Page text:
News Roundup: Feb. 20-26

By on February 26, 2010

newsroundup11Each week we’ll round up the latest N.C. agricultural headlines from newspapers across the state and country, as well as excerpts from the stories. Click on the links to go straight to each paper’s full story.

  • Organic advocates optimistic about new USDA rules,” Charlotte Observer: New federal rules that define what makes milk and meat organic have natural food advocates optimistic that the government is committed to ensuring the label means something. U.S. consumers bought $24 billion worth of organic products in 2008. But for many, the purchases came with uncertainty about what they were getting for their money. “During the Clinton and the Bush administrations there wasn’t a lot of teeth in the enforcement aspect of it,” said Tom Willey, 61, an organic fruit and vegetable farmer in Madera, Calif. “Things have kind of been in a morass as far as enforcement for a number of years, but now we’re very hopeful that will change.” The optimism is based on U.S. Department of Agriculture rules announced Feb. 12 that require livestock to be grazed on pasture for at least four months a year to qualify for an organic meat or dairy label. The animals also must get at least 30 percent of their feed from grazing. Previous rules required only that animals have “access to pasture.” …
  • Perdue: 2010 looking bleak for state budget,” Wilmington Star: It will be another bleak budget for the state this year, Gov. Bev Perdue warned a group of mayors meeting in Wilmington on Wednesday. Laying off more state employees, eliminating half a billion dollars of programs and hiring outside contractors to perform some existing government duties are all possibilities as the state struggles to recover from the economic meltdown. “It’s my goal with the (legislative) session to focus on restructuring government,” Perdue said to the N.C. Metropolitan Mayors Coalition, a group of mayors representing 26 of the state’s larger cities.  …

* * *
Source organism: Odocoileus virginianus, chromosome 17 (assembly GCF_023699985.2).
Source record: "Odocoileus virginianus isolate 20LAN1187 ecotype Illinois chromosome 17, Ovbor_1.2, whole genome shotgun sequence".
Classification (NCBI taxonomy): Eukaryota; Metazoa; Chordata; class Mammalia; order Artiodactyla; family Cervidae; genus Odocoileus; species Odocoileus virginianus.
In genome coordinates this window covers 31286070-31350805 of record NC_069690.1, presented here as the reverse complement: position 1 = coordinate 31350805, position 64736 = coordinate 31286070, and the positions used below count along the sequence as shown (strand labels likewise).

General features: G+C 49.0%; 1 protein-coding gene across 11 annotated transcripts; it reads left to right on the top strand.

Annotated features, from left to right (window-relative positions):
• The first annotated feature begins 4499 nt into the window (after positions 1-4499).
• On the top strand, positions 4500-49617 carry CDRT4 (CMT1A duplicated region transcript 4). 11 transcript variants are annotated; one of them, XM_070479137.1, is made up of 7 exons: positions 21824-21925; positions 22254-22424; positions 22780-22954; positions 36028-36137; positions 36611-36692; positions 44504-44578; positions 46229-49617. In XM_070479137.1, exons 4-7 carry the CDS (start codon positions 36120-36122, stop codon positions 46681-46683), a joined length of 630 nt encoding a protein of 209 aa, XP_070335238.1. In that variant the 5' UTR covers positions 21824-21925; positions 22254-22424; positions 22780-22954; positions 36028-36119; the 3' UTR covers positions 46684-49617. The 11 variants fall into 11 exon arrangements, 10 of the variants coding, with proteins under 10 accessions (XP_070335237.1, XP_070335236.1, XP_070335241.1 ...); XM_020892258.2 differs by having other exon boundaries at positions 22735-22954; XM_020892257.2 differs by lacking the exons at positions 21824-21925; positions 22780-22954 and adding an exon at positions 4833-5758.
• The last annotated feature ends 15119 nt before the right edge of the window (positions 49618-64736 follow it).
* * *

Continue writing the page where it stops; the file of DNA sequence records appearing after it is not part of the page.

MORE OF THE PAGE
• Program prepares to take pets in disaster,” Winston-Salem Journal: For many pet owners, their dog, cat or turtle is a part of the family. They would never think of going away and leaving them behind. But in the past, when bad weather or a disaster forced people to go to an emergency shelter, pets had not been allowed. That changed in 2006 when Congress passed the Pet Evacuation and Transportation Standards Act, which allows for shelters for animals to be set up along with human shelters. The law was enacted after such natural disasters as Hurricanes Floyd and Katrina, in which people refused to leave their homes if they couldn’t take their pets. Officials with the N.C. Division of Emergency Management, the N.C. Department of Agriculture, Consumer Services and the N.C. State Animal Response Team held a training session in Lexington yesterday to show how the CAMET, or Companion Animal Mobile Equipment Trailer, program works. …
  • Field Report: Plow Shares,” New York Times: “Who brought their own wheelbarrow?” Rob Jones asked the group of 20-somethings gathered on a muddy North Carolina farm on a chilly January Sunday. Hands shot up and wheelbarrows were pulled from pickups sporting Led Zeppelin and biodiesel bumper stickers, then parked next to a mountain of soil. “We need to get that dirt into those beds over there in the greenhouse,” he said, nodding toward a plastic-roofed structure a few hundred feet away. “The rest of you can come with me to move trees and clear brush to make room for more pasture. Watch out for poison ivy.” Bobby Tucker, the 28-year-old co-owner of Okfuskee Farm in rural Silk Hope, looked eagerly at the 50-plus volunteers bundled in all manner of flannel and hand-knits. In five hours, these pop-up farmers would do more on his fledgling farm than he and his three interns could accomplish in months.  …
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